Called Back: My Reply to Cancer
Cancer and hope often sit side by side in a hospital waiting room. Interestingly, two professors recently published books that explore each topic.
“The moment the suspicious looks start flying among the technicians in mammography you can pretty well tell that your life is going to change,” recalls English Professor Mary Cappello about entering the often harrowing world of medicine.
Rather than blink, Cappello looks at her breast cancer straight on with a poet’s eye for incongruity. She translates those experiences into her newest book, Called Back: My Reply to Cancer, My Return to Life, just published by Alyson books. The book is part memoir, part meditative, and wholly absorbing.
The book follows Cappello’s diagnosis, surgery, chemotherapy, and radiation, but it does more than simply reproduce the standard neatly packaged redemption narrative. “I hope my approach opens things up rather than closes off aspects of the treatment and disease that we’d rather not discuss, admit, or meditate on,” she says. “To put this another way: What happens inside of the treatment regime is entirely expected, but what happens inside of the book is not—and this establishes both an intellectual and emotional suspense in the book.” Learn more about Cappello and her book.
Hope in the Age of Anxiety
In these times of economic uncertainty, shrinking life savings, fear of global terrorism, and medicine-resistant germs, comes Hope in the Age of Anxiety, just released by Oxford University Press.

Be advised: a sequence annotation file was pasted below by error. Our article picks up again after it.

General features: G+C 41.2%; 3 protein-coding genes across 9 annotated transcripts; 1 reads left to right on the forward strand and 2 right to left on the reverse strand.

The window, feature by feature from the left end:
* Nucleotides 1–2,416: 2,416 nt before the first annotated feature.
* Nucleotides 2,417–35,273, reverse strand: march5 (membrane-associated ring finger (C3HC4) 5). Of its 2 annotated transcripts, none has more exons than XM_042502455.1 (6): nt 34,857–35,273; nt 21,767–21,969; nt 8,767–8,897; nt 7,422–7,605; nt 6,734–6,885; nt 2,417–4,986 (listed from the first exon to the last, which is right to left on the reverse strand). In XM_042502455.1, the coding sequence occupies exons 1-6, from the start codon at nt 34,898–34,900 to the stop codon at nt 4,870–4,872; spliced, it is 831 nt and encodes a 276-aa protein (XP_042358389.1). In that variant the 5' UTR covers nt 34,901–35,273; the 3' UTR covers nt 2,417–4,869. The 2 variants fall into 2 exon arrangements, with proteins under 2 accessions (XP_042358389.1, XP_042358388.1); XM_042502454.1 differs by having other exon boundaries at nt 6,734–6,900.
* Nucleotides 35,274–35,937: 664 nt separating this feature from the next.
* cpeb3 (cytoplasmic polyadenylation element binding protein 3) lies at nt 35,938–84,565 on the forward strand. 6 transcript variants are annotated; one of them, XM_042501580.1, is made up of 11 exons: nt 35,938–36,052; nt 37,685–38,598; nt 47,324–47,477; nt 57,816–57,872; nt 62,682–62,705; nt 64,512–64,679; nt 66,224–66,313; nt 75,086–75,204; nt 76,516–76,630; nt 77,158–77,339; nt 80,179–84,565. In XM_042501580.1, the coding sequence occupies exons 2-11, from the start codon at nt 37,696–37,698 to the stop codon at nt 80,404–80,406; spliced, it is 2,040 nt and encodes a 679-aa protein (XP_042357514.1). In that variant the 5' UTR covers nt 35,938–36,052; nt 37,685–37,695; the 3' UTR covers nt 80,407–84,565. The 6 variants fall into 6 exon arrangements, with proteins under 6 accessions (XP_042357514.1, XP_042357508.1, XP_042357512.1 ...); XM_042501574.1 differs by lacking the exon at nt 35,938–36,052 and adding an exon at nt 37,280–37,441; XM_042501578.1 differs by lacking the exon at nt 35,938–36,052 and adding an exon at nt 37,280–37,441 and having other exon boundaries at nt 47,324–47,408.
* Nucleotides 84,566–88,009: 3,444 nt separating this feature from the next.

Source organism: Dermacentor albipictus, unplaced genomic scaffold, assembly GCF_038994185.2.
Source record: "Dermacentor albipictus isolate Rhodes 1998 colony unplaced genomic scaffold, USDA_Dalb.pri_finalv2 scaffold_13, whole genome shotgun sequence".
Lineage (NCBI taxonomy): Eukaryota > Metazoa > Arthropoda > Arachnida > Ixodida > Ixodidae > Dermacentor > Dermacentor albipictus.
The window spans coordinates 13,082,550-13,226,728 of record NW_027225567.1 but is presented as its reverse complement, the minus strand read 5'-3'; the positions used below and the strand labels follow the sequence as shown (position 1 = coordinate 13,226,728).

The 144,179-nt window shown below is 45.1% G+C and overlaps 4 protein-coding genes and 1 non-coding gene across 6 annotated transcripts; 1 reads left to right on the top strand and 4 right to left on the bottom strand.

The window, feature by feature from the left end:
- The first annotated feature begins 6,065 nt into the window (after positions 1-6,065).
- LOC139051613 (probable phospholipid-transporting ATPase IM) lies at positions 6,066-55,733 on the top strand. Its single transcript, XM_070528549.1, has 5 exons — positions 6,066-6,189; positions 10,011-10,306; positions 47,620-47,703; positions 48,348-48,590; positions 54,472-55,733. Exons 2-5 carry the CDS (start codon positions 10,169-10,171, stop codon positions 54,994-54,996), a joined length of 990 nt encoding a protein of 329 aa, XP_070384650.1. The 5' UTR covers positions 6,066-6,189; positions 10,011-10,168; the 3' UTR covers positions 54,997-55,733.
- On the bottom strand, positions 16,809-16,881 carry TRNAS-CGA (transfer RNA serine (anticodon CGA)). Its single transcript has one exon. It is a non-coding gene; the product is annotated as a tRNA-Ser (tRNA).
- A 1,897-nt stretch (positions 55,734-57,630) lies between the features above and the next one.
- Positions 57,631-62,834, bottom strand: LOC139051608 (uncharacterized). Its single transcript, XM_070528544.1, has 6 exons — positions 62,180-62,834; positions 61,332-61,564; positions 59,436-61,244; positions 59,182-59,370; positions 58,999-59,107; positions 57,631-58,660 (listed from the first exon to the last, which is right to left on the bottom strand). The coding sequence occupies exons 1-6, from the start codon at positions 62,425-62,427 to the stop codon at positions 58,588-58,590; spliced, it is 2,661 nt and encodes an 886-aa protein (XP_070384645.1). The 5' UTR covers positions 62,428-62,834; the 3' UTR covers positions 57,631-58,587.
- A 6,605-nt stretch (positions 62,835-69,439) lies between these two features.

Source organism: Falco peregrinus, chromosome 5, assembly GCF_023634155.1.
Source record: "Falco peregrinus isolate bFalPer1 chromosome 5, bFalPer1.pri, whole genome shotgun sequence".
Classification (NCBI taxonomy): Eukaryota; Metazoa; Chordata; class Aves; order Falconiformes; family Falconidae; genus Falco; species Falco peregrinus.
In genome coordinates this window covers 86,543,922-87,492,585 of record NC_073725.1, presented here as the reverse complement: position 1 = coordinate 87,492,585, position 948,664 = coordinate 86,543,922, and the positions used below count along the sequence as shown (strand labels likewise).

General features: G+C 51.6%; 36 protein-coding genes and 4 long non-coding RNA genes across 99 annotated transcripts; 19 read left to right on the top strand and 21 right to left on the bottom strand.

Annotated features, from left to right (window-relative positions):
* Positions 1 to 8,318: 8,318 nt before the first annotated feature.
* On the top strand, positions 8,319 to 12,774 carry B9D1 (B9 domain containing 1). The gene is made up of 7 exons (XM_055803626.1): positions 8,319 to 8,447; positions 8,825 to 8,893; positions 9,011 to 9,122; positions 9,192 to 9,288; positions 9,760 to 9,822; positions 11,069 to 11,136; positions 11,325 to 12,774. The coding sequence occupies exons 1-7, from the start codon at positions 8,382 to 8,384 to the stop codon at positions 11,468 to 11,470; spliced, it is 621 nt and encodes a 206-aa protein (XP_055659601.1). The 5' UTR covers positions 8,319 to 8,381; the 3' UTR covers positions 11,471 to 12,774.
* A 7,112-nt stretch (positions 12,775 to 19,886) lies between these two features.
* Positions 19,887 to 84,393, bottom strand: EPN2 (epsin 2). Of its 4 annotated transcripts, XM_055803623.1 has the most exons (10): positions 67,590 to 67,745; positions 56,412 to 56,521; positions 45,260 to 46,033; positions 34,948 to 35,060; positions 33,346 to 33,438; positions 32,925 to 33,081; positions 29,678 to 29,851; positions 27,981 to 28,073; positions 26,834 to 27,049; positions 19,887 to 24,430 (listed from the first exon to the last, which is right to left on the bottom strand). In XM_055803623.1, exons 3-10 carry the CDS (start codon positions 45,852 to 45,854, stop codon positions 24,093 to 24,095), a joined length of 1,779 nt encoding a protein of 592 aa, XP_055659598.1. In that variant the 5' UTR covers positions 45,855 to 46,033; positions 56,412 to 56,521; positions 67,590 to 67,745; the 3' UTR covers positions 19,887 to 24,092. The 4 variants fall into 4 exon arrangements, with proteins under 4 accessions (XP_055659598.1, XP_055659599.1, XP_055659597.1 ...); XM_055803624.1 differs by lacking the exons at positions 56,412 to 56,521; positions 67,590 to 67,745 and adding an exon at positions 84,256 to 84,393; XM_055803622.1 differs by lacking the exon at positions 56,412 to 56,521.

Co-authored by two clinical psychologists, URI Professor Henry Biller and Anthony Scioli, M.A. ’87, Ph.D. ’90, of Keene State College, the book does not talk about blind optimism, wishful thinking, or denial of reality but spans the “roots and wings” of true hope. Their message is simple: Hope matters!
Emily Dickinson suggests that hope is the “thing with feathers that perches in the soul”; President Barack Obama, author of The Audacity of Hope called it “the bedrock of the nation; the belief that our destiny will not be written for us, but by us.”
Scioli, Biller’s former student who is also a member of the URI graduate faculty, says “abiding in hope is the basis for achieving true success, crafting loving relationships, and securing a genuine sense of peace.”
The authors find current theories on hope narrow at best. The pair drew on their own clinical experiences as well as the best insights of philosophers, theologians, poets, and scientists from a variety of fields, to develop a fresh perspective on the topic.
Grounded in science with practical tips, Hope in the Age of Anxiety focuses on four universal aspects of human experience that embody the essence of hope: attachment, mastery, survival, and spirituality and offers hope lessons and hope tips.
To help hope seekers discover their current hope profile, Biller and Scioli created a hope “test”, a 40-question instrument at the book’s web site, gainhope.com.